FIGURE 7. Jasmonic acid improves plant resistance under CMV infection. (A,E) A qRT-PCR analysis of CMV and hormone-induced α-MMC mRNA accumulation in systemic leaves at 9 dpi. 18S RNA was used as an internal control. Bars represent the mean and standard deviation of values obtained from three independent biological replicates. (B,F) Western blot analysis of coat protein accumulation of CMV and α-MMC-protein accumulation in systemic leaves at 9 dpi. Rubisco proteins were used as loading controls and were stained by Coomassie Brilliant Blue. (C) H2O2 content. Error bars represent the mean and standard deviation of values obtained from three independent biological replicates. Significant differences (P < 0.05) are denoted by different lowercase letters. (D) Superoxide contents were detected by NBT staining and H2O2 levels were detected by H2DCFDA staining at 5 dpi in water-, hormone- or hormone inhibitor pretreated plants with or without CMV infection. Experiments were repeated three times with similar results.
From the above results, we concluded that ROS participated in the α-MMC-induced CMV defense. To further investigate whether JA activated plant innate immunity related to ROS, NBT, and H2DCF-DA staining were used in this experiment. The results indicated that JA pretreatment led to a substantial increase in the production of ROS compared with water pretreatment, but this could be inhibited by ibuprofen (Figures 7C,D). All of the results suggested that ROS were involved in JA-induced CMV resistance.
The use of α-MMC to treat human diseases such as tumors, HIV, and fungal infections has been well-studied in the past (Bian et al., 2010; Puri et al., 2012). However, studies of the role of α-MMC in plant virus resistance have rarely been reported. Therefore, the role of α-MMC in plant defense and the mechanisms involved are not well-understood. This study provides an insight into the characterization of the role of the α-MMC-mediated defense response in plants using M. charantia and the CMV interaction system. We revealed that α-MMC, JA, and ROS played important roles in α-MMC-mediated CMV defense in M. charantia.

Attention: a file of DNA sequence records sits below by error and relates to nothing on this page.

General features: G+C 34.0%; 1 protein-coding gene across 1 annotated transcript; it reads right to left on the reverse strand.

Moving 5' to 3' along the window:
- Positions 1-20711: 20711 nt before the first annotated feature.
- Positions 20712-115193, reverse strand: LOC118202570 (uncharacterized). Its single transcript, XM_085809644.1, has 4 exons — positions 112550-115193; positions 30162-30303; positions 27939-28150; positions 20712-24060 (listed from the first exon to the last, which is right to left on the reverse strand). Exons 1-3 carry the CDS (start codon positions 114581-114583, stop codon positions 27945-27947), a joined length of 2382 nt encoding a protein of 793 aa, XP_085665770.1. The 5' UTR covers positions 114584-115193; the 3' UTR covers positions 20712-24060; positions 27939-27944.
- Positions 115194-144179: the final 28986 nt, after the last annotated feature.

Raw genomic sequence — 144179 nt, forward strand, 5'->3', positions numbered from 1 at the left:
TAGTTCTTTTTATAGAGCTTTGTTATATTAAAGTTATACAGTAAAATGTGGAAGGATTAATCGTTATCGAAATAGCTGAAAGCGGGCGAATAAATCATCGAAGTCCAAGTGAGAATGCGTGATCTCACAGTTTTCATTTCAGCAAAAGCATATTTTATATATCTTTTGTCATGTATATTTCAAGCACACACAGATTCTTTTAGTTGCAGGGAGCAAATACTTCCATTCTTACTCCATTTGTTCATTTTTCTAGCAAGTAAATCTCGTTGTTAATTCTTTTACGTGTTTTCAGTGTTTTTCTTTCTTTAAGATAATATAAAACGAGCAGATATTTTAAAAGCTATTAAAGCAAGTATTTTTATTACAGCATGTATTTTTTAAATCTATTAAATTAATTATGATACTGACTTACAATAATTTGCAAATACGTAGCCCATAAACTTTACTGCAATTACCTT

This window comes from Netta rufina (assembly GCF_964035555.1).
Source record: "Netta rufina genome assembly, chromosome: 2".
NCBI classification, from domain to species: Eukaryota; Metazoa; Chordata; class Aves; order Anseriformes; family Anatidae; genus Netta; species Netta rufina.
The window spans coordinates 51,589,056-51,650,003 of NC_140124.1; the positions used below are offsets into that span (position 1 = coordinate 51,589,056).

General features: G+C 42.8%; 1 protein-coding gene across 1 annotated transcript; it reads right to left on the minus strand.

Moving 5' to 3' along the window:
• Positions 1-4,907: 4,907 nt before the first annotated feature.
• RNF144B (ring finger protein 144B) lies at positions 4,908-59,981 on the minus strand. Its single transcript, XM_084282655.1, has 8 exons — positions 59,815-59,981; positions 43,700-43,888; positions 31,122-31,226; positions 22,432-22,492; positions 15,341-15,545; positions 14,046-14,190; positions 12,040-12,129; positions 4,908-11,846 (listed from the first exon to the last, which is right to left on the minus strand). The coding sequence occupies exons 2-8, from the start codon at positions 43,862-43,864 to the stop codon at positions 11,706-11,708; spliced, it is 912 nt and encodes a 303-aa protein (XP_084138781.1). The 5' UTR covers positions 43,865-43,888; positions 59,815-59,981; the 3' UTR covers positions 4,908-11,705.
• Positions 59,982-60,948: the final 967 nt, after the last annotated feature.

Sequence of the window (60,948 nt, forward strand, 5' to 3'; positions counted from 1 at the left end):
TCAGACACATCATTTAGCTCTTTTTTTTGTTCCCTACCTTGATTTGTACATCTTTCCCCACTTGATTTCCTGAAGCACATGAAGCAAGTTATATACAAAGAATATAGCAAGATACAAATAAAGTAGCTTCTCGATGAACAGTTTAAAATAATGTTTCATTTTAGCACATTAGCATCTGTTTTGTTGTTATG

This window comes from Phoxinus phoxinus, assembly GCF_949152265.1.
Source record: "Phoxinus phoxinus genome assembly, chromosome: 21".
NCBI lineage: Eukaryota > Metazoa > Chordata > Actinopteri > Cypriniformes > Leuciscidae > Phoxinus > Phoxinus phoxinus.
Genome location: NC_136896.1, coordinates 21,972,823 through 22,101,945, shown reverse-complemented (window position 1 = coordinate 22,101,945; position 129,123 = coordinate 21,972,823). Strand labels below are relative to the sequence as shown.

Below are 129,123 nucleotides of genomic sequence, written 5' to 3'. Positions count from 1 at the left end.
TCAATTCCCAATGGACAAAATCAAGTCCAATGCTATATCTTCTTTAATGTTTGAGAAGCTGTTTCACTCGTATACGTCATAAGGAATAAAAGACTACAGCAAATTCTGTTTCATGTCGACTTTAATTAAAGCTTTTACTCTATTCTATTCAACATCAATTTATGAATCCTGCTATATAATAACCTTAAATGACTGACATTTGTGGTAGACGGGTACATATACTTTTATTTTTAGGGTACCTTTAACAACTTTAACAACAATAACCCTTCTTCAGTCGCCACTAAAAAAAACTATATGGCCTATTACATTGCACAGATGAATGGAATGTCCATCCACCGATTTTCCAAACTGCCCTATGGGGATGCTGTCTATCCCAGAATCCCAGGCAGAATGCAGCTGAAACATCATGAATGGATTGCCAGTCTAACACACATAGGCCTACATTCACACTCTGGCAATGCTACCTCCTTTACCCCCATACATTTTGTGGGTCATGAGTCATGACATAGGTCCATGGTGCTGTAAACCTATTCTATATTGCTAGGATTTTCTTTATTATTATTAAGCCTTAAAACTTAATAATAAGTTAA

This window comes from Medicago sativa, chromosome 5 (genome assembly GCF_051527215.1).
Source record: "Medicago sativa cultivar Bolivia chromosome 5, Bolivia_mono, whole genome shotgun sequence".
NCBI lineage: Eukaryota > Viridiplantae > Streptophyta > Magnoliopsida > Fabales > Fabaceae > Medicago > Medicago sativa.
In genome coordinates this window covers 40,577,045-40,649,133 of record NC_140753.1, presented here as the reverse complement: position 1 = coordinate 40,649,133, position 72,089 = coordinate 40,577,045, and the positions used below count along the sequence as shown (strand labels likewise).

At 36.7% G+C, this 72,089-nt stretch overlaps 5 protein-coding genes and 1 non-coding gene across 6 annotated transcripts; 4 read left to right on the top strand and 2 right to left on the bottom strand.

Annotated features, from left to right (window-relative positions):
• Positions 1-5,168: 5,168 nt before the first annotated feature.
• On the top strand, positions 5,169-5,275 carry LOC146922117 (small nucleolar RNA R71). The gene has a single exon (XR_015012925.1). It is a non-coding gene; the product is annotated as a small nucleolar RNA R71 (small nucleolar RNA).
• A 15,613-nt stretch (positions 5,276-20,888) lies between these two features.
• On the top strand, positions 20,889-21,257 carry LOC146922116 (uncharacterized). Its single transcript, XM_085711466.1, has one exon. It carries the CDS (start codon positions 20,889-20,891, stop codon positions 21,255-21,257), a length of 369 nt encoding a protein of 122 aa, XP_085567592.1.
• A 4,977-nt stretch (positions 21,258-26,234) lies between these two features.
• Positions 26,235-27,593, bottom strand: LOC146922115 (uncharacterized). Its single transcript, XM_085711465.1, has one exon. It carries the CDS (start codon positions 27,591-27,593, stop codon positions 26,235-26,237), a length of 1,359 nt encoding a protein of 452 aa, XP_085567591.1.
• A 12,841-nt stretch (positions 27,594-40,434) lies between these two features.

Spatial Differences in the Expression of α-MMC in M. charantia
The α-MMC level was associated with disease resistance in plants, but its gene transcription and protein accumulation were not the same in different organs. Therefore, the spatiotemporal expression of α-MMC was investigated in M. charantia by qRT-PCR and protein hybridization. Western blot analysis revealed that a higher accumulation of α-MMC existed in the cotyledon and root, which was consistent with the results of previous research (Kaur et al., 2012). The highest level of transcription of α-MMC appeared in the leaf and the least was in the root. Based on these results, we hypothesized that because the root and stem were lignified and the cotyledon was a vestigial organ, their level of gene transcription was lower than in the leaf.
α-MMC-Induced CMV Defense Was Dependent on JA Levels in M. charantia
Plants are endowed with an innate immune system, and phytohormones such as SA and JA have been reported to play an important role in plant immunity. In this study, the JA content increased in α-MMC-pretreated plants under virus infection, along with a higher viral resistance. This result confirmed the previous reports that hormones contribute to plant biotic stresses resistance (Alazem and Lin, 2015; Tao et al., 2015). We further revealed that only JA, and not SA, was involved in the α-MMC-induced defense in M. charantia. When JA biosynthesis was inhibited by its inhibitor, virus accumulation increased (Figures 4G,H). In contrast, the SA content and the expression of PAL showed little variation among the different treatments infected by CMV, while ABT pretreatment did not affect the resistance induced by α-MMC (Figures 4B,G). These results suggest that the response of JA accumulation to virus infection was activated in α-MMC-pretreated plants, therefore they displayed an enhanced insensitivity to CMV infection.